Dzūkija National Park is the largest protected area in Lithuania (697 km2) and the country's most extensive forest (91% of the park area is forested, mainly with pines).
30 rivers and streams flow there, well-enjoyed by kayakers and anglers (who also practice at 48 local lakes). 6 footpaths and 6 bicycle routes are for dry exploration of nature. Key locations may be accessed by car (main roads are paved, side roads unpaved). There are 54 mammal species and 198 bird species.
The forest hosts occasional small villages with a feel of eras gone by. Soviets have not established their collective farms here and new construction has been limited - meaning that wooden (of course!) homes built at ~1900 prevail with large traditional wooden crosses lining the unpaved main streets. Zervynos is a good example of such village. Lynežeris, Dubininkas, and Musteika are three other villages with a landmark status.
People's life in what is now the National Park has been always intertwined with the Forest. Berry and mushroom foraging (legal and free for everybody) is still a source of food and income (though no longer the primary one). Hallowed pines dot the area - they had been used by beekeepers decades or centuries ago. Equally numerous are the remains of Stone Age and Bronze Age settlements from the past millennia.
During the Soviet occupation (1944-1990) the Forest became a "home" to thousands of people forced out of their villages who joined the guerilla campaign for Lithuanian freedom. Massive woods provided shelter for years but sadly the partisans were defeated by late 1950s. Graves and crumbling entrenchments are their sole remains.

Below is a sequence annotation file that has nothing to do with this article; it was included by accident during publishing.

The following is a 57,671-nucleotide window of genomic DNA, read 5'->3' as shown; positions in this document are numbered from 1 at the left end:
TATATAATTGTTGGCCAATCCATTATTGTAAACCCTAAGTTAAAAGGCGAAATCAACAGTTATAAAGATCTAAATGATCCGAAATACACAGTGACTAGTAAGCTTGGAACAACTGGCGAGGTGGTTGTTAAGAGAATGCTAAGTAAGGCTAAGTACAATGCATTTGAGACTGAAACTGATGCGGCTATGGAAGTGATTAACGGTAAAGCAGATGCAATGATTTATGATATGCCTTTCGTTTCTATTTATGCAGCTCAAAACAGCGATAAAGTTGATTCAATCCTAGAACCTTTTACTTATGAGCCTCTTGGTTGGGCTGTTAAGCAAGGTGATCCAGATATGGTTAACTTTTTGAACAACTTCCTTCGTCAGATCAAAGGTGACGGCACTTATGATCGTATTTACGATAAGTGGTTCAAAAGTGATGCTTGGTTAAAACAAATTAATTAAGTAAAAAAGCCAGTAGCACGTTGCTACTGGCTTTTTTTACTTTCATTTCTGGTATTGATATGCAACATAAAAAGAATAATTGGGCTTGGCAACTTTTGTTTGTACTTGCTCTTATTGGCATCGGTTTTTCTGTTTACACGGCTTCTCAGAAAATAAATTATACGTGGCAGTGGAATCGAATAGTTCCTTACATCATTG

Merkinė pyramid (a.k.a. "Shrine of Hearts", "Church of God the Father") is a testament to the New Age contact between man and Forest. The unique triangular structure has been built in 2002 and covered by a glass dome in 2009. The owner claims he was instructed to construct the pyramid by God who also revealed him the design and exact proportions of the alloy, which makes the Pyramid a unique place of natural power where diseases heal. As evidenced by a constant stream of people performing rituals inside this is likely the largest Lithuanian new religious movement (although it does not style itself as such). The visiting instructions are present in English and include contemplation stops and energized water. Non-believers may also enter.
Entry of Dzūkija National Park is free but some activities (e.g. kayaking and angling) need permits. Headquarters of the park is at Marcinkonys (pop. 2000) where the park museum and a nice wooden church (1880) is also located. The double cross that stands in front of Marcinkonys church has been a symbol of Lithuanian-speakers popular in the linguistically heterogeneous Dzūkija.
Merkinė and Liškiava towns on the northern limits of the Forest used to be more important centuries ago than they are now (even the Kings and Grand Dukes used to visit). Their rather dull looks are still rejuvenated by old Baroque churches (17th century in Merkinė, 1720 in Liškiava), hillfort remains (Merkinė), monastery (Liškiava), old town limit marks (Merkinė).
South of the Dzūkija NP there is extensive Čepkeliai swamp (110 km2) of limited access.